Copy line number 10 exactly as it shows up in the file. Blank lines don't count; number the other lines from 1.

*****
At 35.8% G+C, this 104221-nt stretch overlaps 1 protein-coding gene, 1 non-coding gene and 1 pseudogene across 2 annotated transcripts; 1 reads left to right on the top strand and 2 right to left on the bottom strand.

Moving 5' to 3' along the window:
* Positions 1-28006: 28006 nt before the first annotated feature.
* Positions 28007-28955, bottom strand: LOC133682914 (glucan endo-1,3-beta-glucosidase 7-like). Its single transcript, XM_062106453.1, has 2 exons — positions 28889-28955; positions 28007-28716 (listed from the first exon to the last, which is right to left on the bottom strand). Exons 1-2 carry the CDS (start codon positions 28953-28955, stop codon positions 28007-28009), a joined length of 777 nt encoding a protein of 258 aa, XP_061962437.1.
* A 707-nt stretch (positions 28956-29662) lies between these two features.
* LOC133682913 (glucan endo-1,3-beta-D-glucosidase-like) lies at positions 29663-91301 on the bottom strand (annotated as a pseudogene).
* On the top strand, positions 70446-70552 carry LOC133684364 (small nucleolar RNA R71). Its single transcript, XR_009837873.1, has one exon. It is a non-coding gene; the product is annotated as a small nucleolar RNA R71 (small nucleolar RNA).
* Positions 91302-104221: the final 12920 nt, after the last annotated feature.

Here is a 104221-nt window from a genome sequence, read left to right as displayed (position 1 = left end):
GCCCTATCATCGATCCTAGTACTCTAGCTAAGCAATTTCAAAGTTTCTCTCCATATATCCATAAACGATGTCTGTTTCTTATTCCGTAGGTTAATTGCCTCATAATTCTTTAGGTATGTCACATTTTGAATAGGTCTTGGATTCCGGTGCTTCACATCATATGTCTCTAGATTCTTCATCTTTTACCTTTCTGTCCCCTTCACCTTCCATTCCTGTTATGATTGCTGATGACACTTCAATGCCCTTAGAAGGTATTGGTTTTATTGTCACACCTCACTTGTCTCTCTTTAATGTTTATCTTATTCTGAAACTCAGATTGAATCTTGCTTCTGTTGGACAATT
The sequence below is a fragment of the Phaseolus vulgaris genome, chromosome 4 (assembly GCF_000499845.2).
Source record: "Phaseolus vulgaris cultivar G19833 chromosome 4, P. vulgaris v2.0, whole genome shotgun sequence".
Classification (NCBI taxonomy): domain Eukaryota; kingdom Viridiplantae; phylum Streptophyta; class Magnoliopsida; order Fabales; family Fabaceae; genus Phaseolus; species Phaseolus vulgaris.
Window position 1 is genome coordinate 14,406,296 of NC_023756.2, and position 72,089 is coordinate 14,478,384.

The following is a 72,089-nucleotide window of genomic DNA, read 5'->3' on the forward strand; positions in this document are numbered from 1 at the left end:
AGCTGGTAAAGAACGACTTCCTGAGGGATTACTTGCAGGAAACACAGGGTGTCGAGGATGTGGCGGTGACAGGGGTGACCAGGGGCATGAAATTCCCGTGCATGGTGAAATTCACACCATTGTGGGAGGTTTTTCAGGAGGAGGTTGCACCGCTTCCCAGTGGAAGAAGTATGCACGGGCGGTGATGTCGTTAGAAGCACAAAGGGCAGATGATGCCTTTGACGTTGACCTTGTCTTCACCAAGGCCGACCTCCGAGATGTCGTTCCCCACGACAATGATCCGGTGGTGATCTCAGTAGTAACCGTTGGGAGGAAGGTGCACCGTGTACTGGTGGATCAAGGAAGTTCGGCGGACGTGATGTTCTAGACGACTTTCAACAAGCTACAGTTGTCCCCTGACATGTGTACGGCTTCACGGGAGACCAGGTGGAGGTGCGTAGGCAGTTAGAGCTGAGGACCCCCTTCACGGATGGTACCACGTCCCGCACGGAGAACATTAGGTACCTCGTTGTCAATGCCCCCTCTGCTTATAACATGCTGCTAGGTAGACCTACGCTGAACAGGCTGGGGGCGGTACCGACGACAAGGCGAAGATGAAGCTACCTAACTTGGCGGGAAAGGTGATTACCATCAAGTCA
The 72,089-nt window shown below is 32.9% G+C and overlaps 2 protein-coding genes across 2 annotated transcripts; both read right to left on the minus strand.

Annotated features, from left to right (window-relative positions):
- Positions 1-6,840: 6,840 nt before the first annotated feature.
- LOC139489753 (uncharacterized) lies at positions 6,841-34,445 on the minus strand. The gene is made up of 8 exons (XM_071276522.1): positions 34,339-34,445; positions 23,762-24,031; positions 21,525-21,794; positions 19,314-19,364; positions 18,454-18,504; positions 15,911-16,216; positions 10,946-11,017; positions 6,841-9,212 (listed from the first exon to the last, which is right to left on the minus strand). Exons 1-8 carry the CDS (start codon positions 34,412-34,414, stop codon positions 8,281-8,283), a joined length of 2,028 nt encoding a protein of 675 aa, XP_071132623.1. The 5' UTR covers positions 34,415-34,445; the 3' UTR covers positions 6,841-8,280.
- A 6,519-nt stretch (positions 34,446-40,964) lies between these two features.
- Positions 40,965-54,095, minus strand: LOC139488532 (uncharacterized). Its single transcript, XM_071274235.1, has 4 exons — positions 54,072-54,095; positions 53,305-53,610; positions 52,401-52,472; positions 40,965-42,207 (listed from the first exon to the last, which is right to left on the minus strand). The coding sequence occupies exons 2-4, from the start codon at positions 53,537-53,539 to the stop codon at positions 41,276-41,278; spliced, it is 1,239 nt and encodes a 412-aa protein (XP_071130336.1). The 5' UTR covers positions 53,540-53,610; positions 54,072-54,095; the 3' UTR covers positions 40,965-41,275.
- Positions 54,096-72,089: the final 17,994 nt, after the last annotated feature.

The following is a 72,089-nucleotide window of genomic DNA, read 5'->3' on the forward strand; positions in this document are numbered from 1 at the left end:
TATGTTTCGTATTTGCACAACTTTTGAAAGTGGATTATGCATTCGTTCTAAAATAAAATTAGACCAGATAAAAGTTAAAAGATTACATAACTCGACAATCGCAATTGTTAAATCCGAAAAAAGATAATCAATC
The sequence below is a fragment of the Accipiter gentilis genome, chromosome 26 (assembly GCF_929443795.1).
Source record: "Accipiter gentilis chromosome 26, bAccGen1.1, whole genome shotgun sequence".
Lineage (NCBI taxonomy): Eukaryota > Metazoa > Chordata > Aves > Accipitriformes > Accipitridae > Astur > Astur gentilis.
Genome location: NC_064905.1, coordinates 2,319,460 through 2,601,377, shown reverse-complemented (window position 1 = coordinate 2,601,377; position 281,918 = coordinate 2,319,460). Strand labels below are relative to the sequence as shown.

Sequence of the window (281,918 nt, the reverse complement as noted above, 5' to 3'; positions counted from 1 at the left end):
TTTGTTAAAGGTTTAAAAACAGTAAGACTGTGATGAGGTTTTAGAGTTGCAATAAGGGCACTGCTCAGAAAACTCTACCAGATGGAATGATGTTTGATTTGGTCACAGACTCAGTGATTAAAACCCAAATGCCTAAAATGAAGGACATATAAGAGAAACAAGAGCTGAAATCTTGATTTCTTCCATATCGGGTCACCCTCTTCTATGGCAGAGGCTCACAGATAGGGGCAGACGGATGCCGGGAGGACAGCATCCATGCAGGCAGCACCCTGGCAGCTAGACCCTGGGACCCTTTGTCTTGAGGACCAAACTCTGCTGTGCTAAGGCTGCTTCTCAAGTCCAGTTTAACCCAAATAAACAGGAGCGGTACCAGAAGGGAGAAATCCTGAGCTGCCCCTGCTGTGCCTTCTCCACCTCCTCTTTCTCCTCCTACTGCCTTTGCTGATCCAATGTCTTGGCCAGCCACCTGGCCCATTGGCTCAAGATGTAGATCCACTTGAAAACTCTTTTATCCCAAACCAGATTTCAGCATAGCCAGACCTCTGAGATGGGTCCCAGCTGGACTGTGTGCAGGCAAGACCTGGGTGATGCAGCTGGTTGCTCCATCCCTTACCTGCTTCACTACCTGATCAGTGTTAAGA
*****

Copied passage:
GCCCTATCATCGATCCTAGTACTCTAGCTAAGCAATTTCAAAGTTTCTCTCCATATATCCATAAACGATGTCTGTTTCTTATTCCGTAGGTTAATTGCCTCATAATTCTTTAGGTATGTCACATTTTGAATAGGTCTTGGATTCCGGTGCTTCACATCATATGTCTCTAGATTCTTCATCTTTTACCTTTCTGTCCCCTTCACCTTCCATTCCTGTTATGATTGCTGATGACACTTCAATGCCCTTAGAAGGTATTGGTTTTATTGTCACACCTCACTTGTCTCTCTTTAATGTTTATCTTATTCTGAAACTCAGATTGAATCTTGCTTCTGTTGGACAATT